Today is judgment day for Judge Aaron Persky who gained renown when he sentenced Stanford swimmer Brock Turner to six months in jail and probation for sexually assaulting an unconscious woman.
The recall effort is led by Stanford law professor Michele Dauber, who is a sociologist, not a lawyer (though she does have a law degree). Ms. Dauber is also a friend of the victim's family.
She was up in arms because she thought the sentence meted out to Mr. Turner wasn't severe enough. She thought it was a slap in the face of the victim in this matter and to other victims of sexual assault.
Maybe the sentence was too lenient. I'm sure that had the case landed on the desk of another judge the sentence may have been different. But Judge Persky made the decision that he thought was correct given the offense, the victim and the defendant.
Had Mr. Turner not been a star swimmer at Stanford, maybe he would have been sent to prison and not placed on probation. We'll never know. But it certainly isn't uncommon for a judge to take into consideration the history of the defendant and his future prospects when handing down a sentence.
Maybe he got that sentence because he came from a wealthy family. Maybe that's what he got because his family was able to retain a good lawyer. Maybe he received probation because of the work his lawyer did for him on the case.
But whatever the reason for the sentence, that's what Judge Persky thought was appropriate. And let's face it, different sentences for different folks convicted of the same crime isn't unusual. And it's not necessarily undesirable. Do we really want state versions of the Federal Sentencing Guidelines? I don't think so.
The guidelines were implemented because of disparate sentencing across federal districts. This was, of course, back in the day when judges were allowed to use their discretion in crafting a sentence. A bunch of people complained and now it's like those fucking matrices we learned (and just as quickly forgot) back in Algebra II.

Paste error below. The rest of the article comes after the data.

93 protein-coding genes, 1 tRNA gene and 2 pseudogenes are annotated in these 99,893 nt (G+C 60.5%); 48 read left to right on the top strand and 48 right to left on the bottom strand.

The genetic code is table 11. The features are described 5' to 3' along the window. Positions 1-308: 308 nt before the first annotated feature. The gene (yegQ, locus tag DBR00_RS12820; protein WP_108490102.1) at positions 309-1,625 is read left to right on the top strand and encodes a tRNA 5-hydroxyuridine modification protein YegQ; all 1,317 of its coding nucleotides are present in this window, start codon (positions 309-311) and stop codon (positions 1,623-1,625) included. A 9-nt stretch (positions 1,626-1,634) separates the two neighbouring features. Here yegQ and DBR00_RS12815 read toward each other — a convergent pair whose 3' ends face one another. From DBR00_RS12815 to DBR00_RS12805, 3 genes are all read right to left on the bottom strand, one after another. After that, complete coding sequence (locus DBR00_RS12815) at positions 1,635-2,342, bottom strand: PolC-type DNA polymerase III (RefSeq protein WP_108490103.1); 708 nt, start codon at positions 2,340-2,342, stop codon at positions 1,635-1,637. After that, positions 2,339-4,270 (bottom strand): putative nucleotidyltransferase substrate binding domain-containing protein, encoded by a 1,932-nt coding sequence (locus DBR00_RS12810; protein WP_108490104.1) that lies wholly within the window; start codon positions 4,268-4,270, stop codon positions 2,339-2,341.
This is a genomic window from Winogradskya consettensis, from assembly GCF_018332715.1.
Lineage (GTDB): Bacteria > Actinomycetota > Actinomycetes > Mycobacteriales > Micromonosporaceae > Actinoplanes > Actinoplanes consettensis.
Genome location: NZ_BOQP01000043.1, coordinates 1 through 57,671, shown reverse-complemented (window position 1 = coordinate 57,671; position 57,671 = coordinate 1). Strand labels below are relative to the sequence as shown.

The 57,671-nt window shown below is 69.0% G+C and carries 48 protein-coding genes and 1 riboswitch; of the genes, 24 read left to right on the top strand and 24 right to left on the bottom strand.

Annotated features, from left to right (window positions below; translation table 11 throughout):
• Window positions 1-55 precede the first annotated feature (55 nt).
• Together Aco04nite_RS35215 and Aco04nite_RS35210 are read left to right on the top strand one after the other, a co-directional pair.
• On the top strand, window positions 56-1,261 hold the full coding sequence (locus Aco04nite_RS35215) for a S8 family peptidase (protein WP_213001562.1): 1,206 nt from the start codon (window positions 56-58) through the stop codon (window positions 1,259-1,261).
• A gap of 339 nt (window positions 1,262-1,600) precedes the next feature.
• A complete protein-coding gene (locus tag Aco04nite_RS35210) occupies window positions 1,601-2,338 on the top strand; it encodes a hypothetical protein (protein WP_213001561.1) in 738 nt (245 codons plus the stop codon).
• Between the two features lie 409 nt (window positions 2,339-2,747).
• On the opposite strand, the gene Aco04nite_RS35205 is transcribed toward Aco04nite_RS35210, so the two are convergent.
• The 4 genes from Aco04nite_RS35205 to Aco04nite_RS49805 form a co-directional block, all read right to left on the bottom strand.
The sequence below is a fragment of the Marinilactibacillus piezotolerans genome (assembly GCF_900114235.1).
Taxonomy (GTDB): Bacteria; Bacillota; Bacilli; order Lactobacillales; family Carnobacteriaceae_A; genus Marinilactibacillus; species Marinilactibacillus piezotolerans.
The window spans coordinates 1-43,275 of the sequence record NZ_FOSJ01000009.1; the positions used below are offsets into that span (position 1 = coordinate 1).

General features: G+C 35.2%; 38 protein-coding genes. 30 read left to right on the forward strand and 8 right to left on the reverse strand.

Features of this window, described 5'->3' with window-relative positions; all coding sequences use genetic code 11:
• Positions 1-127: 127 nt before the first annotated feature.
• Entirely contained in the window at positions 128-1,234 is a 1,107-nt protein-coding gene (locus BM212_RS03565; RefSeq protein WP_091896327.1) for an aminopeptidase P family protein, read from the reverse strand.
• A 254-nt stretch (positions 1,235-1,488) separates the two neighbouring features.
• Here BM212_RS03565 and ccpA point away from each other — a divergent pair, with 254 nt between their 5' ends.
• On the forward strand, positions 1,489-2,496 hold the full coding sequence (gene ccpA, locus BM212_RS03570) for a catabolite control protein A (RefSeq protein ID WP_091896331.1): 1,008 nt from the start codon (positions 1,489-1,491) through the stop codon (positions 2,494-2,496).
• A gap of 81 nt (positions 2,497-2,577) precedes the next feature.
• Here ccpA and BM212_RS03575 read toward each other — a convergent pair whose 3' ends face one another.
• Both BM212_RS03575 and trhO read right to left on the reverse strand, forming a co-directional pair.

Ms. Dauber's crusade is one reason we don't allow the victims of a crime to determine the punishment. We leave that job to prosecutors and judges who, presumably, will use their discretion to make an offer or order a sentence.
We have an incarceration problem in this country. We have far too many people behind bars who have no reason to be there. Whenever a particularly foul or gruesome crime is committed (especially against a child) we name a law after the victim that either stiffens the penalty for the crime, creates a new crime or forbids probation or parole. And, as politicians are more than willing to lick their finger and stick it up to see which way the wind is blowing, laws are passed without anyone thinking about the consequences. Years down the road someone else will have to deal with the mess.
Now, if Ms. Dauber's crusade were to eliminate some of the most disparate sentences and to ensure that poor defendants have as much of a chance to get probation as wealthy defendants, I'd say we should listen to what she has to say. But if her whole goal is to lock up offenders - regardless of the circumstances - and fill the jails then I don't care what she has to say.
The danger in California is that we are going to turn control of the criminal (in)justice system over to the mob. That's what happened up until the 1960's. It was called lynching.
Ms. Dauber's criticism disregards the fact that Mr. Turner will have to register as a sex offender for the rest of his life - long after he has completed his sentence. He will forever have issues with where he can live. He will be under supervision for years - and one screw up could land him in prison. At least with probation he will be receiving counseling and he will be monitored.
Should the recall effort prevail today, judges will no longer have the discretion to do what they think is best on the bench. They will be second guessed by everyone. People like Ms. Dauber will highlight one decision made from the bench and ignore the other hundreds or thousands of decisions that judge has made. And instead of crafting a sentence that is more likely to address the needs of those in front of the bench, judges will be more likely to go for one-size-fits-all solutions.